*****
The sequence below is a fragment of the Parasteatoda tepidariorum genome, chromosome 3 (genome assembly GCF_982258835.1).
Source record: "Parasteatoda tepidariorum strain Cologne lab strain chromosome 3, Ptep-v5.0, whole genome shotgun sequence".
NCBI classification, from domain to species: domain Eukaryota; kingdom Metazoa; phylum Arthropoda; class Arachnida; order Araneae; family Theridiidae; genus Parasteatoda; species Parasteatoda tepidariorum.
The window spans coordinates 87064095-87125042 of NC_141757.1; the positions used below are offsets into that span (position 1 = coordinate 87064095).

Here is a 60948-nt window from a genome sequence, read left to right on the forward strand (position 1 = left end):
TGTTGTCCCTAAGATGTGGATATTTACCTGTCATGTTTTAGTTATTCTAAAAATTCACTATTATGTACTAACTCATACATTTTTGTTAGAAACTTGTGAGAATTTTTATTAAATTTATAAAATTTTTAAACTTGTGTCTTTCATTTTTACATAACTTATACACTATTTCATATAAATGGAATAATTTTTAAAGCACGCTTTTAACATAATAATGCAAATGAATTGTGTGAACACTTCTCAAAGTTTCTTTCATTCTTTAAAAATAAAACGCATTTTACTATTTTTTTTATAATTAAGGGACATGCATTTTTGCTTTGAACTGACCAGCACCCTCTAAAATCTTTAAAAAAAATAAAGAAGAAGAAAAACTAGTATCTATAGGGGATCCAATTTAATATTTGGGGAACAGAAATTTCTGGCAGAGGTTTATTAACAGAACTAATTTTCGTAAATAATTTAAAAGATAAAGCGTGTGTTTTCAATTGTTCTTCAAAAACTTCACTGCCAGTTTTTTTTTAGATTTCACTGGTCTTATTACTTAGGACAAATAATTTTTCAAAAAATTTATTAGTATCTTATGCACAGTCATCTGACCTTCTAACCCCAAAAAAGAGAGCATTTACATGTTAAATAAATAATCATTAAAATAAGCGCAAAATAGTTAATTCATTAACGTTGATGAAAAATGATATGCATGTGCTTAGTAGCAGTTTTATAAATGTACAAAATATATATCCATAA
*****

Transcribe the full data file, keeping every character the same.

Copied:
The sequence below is a fragment of the Parasteatoda tepidariorum genome, chromosome 3 (genome assembly GCF_982258835.1).
Source record: "Parasteatoda tepidariorum strain Cologne lab strain chromosome 3, Ptep-v5.0, whole genome shotgun sequence".
NCBI classification, from domain to species: domain Eukaryota; kingdom Metazoa; phylum Arthropoda; class Arachnida; order Araneae; family Theridiidae; genus Parasteatoda; species Parasteatoda tepidariorum.
The window spans coordinates 87064095-87125042 of NC_141757.1; the positions used below are offsets into that span (position 1 = coordinate 87064095).

Here is a 60948-nt window from a genome sequence, read left to right on the forward strand (position 1 = left end):
TGTTGTCCCTAAGATGTGGATATTTACCTGTCATGTTTTAGTTATTCTAAAAATTCACTATTATGTACTAACTCATACATTTTTGTTAGAAACTTGTGAGAATTTTTATTAAATTTATAAAATTTTTAAACTTGTGTCTTTCATTTTTACATAACTTATACACTATTTCATATAAATGGAATAATTTTTAAAGCACGCTTTTAACATAATAATGCAAATGAATTGTGTGAACACTTCTCAAAGTTTCTTTCATTCTTTAAAAATAAAACGCATTTTACTATTTTTTTTATAATTAAGGGACATGCATTTTTGCTTTGAACTGACCAGCACCCTCTAAAATCTTTAAAAAAAATAAAGAAGAAGAAAAACTAGTATCTATAGGGGATCCAATTTAATATTTGGGGAACAGAAATTTCTGGCAGAGGTTTATTAACAGAACTAATTTTCGTAAATAATTTAAAAGATAAAGCGTGTGTTTTCAATTGTTCTTCAAAAACTTCACTGCCAGTTTTTTTTTAGATTTCACTGGTCTTATTACTTAGGACAAATAATTTTTCAAAAAATTTATTAGTATCTTATGCACAGTCATCTGACCTTCTAACCCCAAAAAAGAGAGCATTTACATGTTAAATAAATAATCATTAAAATAAGCGCAAAATAGTTAATTCATTAACGTTGATGAAAAATGATATGCATGTGCTTAGTAGCAGTTTTATAAATGTACAAAATATATATCCATAA